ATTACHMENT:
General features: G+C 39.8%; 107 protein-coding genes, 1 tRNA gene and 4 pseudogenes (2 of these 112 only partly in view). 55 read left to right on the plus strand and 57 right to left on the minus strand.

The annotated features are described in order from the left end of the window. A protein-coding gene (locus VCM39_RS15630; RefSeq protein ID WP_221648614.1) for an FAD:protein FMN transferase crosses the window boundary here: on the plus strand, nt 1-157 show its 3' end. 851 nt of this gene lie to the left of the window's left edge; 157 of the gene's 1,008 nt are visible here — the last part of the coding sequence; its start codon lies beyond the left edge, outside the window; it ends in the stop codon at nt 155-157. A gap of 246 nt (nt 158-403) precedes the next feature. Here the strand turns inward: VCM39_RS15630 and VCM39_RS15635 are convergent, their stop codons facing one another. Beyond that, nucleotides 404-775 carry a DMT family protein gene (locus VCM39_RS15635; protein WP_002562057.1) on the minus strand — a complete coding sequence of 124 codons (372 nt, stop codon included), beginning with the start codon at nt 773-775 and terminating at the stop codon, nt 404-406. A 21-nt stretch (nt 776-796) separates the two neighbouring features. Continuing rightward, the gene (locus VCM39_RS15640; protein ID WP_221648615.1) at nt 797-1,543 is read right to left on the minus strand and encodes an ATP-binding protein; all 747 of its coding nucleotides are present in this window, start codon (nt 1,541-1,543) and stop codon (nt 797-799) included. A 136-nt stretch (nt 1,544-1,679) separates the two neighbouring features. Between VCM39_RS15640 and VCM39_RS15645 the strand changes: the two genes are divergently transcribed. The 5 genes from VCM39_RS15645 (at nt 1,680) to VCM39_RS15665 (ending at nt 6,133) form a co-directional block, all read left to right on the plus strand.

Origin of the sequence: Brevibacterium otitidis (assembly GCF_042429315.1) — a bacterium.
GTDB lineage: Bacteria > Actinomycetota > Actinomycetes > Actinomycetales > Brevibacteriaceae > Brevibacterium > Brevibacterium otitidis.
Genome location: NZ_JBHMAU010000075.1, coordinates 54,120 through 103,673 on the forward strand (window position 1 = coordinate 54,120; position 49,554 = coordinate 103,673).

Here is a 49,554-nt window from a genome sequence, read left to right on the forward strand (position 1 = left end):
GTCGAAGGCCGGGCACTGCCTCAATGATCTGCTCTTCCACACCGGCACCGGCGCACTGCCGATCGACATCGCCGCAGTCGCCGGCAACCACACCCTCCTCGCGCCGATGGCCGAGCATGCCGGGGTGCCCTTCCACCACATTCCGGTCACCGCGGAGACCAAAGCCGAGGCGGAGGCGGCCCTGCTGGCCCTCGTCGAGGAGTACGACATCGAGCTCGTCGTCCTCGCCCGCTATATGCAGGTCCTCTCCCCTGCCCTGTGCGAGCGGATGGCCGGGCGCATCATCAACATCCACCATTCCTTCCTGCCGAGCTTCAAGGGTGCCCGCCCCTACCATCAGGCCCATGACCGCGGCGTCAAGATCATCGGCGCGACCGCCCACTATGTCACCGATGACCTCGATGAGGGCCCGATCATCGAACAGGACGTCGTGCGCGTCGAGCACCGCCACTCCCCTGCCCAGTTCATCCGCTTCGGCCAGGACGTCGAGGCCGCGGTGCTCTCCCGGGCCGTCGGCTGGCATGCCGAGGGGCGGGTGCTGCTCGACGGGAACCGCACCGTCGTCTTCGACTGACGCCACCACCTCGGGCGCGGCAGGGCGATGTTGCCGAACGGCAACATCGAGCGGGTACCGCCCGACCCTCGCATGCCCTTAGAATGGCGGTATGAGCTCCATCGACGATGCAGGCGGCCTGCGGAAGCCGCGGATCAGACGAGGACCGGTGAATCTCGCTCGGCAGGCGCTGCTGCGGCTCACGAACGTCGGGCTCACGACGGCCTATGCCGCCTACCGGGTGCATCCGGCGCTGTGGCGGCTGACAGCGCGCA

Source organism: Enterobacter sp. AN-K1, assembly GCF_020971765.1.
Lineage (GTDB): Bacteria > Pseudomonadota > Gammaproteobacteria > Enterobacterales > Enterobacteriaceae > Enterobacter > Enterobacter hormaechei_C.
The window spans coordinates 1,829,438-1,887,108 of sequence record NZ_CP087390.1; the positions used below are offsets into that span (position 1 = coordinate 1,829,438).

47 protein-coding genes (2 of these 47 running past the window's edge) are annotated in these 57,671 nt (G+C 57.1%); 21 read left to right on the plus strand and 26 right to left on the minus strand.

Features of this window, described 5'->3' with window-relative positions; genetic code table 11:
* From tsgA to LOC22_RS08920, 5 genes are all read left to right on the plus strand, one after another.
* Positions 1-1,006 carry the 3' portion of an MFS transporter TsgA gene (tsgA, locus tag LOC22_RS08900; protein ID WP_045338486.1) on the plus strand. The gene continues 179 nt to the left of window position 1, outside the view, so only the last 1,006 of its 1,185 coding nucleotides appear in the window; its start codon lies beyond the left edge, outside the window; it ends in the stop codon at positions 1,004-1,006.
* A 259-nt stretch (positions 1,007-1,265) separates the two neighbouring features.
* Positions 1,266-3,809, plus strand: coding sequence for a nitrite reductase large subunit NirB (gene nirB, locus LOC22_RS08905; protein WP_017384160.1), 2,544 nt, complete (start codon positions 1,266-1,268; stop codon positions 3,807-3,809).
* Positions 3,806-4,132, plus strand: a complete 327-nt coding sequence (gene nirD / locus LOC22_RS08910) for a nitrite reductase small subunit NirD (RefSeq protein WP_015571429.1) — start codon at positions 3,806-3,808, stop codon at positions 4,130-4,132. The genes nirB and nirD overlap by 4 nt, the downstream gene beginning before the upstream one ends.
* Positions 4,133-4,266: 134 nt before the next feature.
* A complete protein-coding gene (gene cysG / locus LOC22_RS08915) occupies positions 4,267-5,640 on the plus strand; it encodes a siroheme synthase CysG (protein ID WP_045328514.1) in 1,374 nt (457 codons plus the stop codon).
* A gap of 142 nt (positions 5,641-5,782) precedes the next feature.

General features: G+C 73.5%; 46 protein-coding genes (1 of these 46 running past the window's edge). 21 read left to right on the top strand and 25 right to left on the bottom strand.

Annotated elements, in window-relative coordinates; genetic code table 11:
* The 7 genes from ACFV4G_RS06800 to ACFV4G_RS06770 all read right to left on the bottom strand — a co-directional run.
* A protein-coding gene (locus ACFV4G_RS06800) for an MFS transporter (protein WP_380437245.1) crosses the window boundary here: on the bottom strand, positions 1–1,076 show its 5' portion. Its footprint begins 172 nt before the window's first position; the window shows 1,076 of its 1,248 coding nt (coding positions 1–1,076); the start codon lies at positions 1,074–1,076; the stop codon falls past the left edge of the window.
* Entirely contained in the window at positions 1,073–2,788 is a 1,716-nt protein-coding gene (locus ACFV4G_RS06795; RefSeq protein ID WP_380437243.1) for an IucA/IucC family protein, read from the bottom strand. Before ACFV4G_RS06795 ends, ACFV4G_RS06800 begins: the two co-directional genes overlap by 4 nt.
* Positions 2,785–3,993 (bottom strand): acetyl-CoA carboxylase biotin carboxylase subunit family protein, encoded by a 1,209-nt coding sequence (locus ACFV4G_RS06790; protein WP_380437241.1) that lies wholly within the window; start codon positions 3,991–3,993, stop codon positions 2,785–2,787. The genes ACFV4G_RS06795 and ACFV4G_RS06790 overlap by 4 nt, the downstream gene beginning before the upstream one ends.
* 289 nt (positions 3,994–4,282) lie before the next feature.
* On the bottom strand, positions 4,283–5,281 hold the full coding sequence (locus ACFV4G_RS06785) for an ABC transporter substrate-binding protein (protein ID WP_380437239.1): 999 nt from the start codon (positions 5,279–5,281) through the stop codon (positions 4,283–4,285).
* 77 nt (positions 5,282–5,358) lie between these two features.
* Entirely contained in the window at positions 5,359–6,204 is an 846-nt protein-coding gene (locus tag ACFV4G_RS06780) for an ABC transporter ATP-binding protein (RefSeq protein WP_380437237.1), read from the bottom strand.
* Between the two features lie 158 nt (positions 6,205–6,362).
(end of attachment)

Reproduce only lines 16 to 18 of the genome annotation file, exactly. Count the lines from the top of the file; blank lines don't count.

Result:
* Positions 1,266-3,809, plus strand: coding sequence for a nitrite reductase large subunit NirB (gene nirB, locus LOC22_RS08905; protein WP_017384160.1), 2,544 nt, complete (start codon positions 1,266-1,268; stop codon positions 3,807-3,809).
* Positions 3,806-4,132, plus strand: a complete 327-nt coding sequence (gene nirD / locus LOC22_RS08910) for a nitrite reductase small subunit NirD (RefSeq protein WP_015571429.1) — start codon at positions 3,806-3,808, stop codon at positions 4,130-4,132. The genes nirB and nirD overlap by 4 nt, the downstream gene beginning before the upstream one ends.
* Positions 4,133-4,266: 134 nt before the next feature.